In a multi-page article in the coming weekend’s New York Times Magazine, Slate senior editor Dan Kois visits Portland, spurred by a series of “Facebook status updates and tweets from acquaintances in Portland that suggested the city was some kind of karaoke paradise—a place in which you could sing every night in a different bar, and where the song choices were so outlandishly awesome that you might never run out of songs to sing.”
After taking the mic at Baby Ketten at Mississippi Pizza (“At the center of Portland’s amazingly creative karaoke scene, it’s something close to a genuine artistic movement”), puppet karaoke at Chopsticks III (where he sings John Cougar Mellencamp’s “Cherry Bomb”), and Dante’s Karaoke from Hell (“Everybody Knows This Is Nowhere”), he goes on to give Portland karaoke a seat in the board room of the rock and roll hall of fame:
"Every so often, a city becomes a crucible of innovation for a particular musical form: a place where circumstances conspire to create a very special creative flowering; where mad geniuses push one another to innovate further and further beyond where anyone thought they could go. Seattle, 1990. The Bronx, 1979. Memphis, 1954. These moments changed American entertainment.
"But what if a musical revolution wasn’t in grunge, or hip-hop, or rock ’n’ roll? What if it was in karaoke? Is it possible that one of the most exciting music scenes in America is happening right now in Portland, and it doesn’t feature a single person playing an actual instrument?"
Which would all be charmingly laughable (if outlandish), another case of the Times scrambling to choose its next song before it takes the mic and prints its papers, if it stopped there. But, and the article’s name of “Karaokia” gives away the absurdity into which we’ll descend, Kios then goes on to weave in Portlandia and attempt some sociological psychoanalysis to get to the heart of what makes Portland Portland:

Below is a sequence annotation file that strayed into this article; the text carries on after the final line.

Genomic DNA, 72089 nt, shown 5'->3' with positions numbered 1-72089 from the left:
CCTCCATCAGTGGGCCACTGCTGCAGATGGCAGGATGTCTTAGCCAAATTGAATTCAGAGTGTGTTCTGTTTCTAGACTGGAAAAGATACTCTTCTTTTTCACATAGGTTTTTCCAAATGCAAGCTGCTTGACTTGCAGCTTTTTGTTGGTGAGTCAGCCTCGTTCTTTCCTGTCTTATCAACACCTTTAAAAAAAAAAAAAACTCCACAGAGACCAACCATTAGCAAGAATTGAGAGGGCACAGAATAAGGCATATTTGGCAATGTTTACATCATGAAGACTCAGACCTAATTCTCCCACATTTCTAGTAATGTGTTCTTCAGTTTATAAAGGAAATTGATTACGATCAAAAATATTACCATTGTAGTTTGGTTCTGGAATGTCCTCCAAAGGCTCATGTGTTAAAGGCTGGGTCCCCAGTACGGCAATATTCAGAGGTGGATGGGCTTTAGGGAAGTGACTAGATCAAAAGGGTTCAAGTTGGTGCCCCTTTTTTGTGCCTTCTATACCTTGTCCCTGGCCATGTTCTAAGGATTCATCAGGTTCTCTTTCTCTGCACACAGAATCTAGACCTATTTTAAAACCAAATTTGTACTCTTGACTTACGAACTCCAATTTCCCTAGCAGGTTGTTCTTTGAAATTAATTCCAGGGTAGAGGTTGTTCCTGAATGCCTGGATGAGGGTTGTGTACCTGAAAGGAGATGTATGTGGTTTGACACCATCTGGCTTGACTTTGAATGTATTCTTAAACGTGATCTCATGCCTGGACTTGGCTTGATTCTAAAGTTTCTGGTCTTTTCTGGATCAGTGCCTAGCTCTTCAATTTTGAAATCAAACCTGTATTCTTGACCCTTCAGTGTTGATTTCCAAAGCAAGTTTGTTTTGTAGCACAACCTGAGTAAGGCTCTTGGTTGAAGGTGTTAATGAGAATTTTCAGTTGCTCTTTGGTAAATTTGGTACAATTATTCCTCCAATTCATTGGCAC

"Portland isn’t just the capital of karaoke, I was realizing. The Japanese influence, the small-business climate and the abundance of bands don’t really matter. Portland is the capital of America’s small ponds. It’s a city devoted to chasing that feeling — the feeling of doing something you love, just for a moment, and being recognized for it, no matter how obscure or unnecessary or ludicrous it might seem to the straight world. It is the capital of taking frivolity seriously, of being silly as if it’s your job."
Which is some deep, sweeping thought to arrive at after a few beers at a few karaoke nights and the exhaustive research of your Facebook stream.
Don’t get us wrong; we’ve belted out late-night songs at Chopsticks with the best of ‘em. And VJs like Baby Ketten’s John Brophy are doing amazing things deserving of attention. But this is taking the paper’s Portland fixation to rock bottom. Unless...it's satire. Carrie, Fred, please tell us you've wrested control of the Grey Lady's typewriters and are working on a new show: The New York Timesia.
Then again, who are we to say it ain't so. Hit us with your best shot: what's your most epic PDX karaoke adventure? And your favorite karaoke night?